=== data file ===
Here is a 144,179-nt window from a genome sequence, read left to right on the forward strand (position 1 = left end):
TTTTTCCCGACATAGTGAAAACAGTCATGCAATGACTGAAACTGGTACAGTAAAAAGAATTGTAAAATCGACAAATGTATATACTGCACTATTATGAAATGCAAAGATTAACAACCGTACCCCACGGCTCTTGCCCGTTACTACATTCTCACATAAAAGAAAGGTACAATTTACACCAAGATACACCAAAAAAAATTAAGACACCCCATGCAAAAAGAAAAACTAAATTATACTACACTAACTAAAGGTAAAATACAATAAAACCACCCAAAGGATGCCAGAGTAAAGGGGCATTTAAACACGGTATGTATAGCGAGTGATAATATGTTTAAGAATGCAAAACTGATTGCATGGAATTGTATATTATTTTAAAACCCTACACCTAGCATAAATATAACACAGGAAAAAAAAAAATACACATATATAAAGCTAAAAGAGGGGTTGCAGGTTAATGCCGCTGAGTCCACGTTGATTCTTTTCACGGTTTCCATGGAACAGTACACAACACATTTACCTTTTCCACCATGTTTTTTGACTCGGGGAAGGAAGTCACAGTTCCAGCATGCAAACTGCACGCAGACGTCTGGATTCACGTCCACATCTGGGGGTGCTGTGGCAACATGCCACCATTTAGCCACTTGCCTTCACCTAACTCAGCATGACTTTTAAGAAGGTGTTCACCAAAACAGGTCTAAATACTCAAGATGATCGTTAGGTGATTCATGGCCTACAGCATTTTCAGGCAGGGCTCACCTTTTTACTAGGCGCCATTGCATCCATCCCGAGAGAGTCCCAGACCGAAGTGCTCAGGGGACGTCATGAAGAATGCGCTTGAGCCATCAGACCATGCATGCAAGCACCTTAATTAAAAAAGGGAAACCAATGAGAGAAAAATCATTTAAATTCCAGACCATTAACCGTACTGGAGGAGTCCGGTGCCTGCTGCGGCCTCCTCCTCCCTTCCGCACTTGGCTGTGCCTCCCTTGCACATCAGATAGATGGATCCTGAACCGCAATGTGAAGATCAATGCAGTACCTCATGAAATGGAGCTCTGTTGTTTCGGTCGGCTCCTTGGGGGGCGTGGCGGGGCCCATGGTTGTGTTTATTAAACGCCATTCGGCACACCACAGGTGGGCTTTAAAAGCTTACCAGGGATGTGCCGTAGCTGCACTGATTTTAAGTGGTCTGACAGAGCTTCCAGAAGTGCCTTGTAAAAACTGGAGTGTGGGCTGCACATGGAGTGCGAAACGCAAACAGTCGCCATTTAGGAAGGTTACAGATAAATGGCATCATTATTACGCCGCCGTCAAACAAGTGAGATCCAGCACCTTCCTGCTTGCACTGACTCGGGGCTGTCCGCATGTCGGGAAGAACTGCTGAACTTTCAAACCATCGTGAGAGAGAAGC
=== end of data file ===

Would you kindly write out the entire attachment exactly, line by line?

Here is a 144,179-nt window from a genome sequence, read left to right on the forward strand (position 1 = left end):
TTTTTCCCGACATAGTGAAAACAGTCATGCAATGACTGAAACTGGTACAGTAAAAAGAATTGTAAAATCGACAAATGTATATACTGCACTATTATGAAATGCAAAGATTAACAACCGTACCCCACGGCTCTTGCCCGTTACTACATTCTCACATAAAAGAAAGGTACAATTTACACCAAGATACACCAAAAAAAATTAAGACACCCCATGCAAAAAGAAAAACTAAATTATACTACACTAACTAAAGGTAAAATACAATAAAACCACCCAAAGGATGCCAGAGTAAAGGGGCATTTAAACACGGTATGTATAGCGAGTGATAATATGTTTAAGAATGCAAAACTGATTGCATGGAATTGTATATTATTTTAAAACCCTACACCTAGCATAAATATAACACAGGAAAAAAAAAAATACACATATATAAAGCTAAAAGAGGGGTTGCAGGTTAATGCCGCTGAGTCCACGTTGATTCTTTTCACGGTTTCCATGGAACAGTACACAACACATTTACCTTTTCCACCATGTTTTTTGACTCGGGGAAGGAAGTCACAGTTCCAGCATGCAAACTGCACGCAGACGTCTGGATTCACGTCCACATCTGGGGGTGCTGTGGCAACATGCCACCATTTAGCCACTTGCCTTCACCTAACTCAGCATGACTTTTAAGAAGGTGTTCACCAAAACAGGTCTAAATACTCAAGATGATCGTTAGGTGATTCATGGCCTACAGCATTTTCAGGCAGGGCTCACCTTTTTACTAGGCGCCATTGCATCCATCCCGAGAGAGTCCCAGACCGAAGTGCTCAGGGGACGTCATGAAGAATGCGCTTGAGCCATCAGACCATGCATGCAAGCACCTTAATTAAAAAAGGGAAACCAATGAGAGAAAAATCATTTAAATTCCAGACCATTAACCGTACTGGAGGAGTCCGGTGCCTGCTGCGGCCTCCTCCTCCCTTCCGCACTTGGCTGTGCCTCCCTTGCACATCAGATAGATGGATCCTGAACCGCAATGTGAAGATCAATGCAGTACCTCATGAAATGGAGCTCTGTTGTTTCGGTCGGCTCCTTGGGGGGCGTGGCGGGGCCCATGGTTGTGTTTATTAAACGCCATTCGGCACACCACAGGTGGGCTTTAAAAGCTTACCAGGGATGTGCCGTAGCTGCACTGATTTTAAGTGGTCTGACAGAGCTTCCAGAAGTGCCTTGTAAAAACTGGAGTGTGGGCTGCACATGGAGTGCGAAACGCAAACAGTCGCCATTTAGGAAGGTTACAGATAAATGGCATCATTATTACGCCGCCGTCAAACAAGTGAGATCCAGCACCTTCCTGCTTGCACTGACTCGGGGCTGTCCGCATGTCGGGAAGAACTGCTGAACTTTCAAACCATCGTGAGAGAGAAGC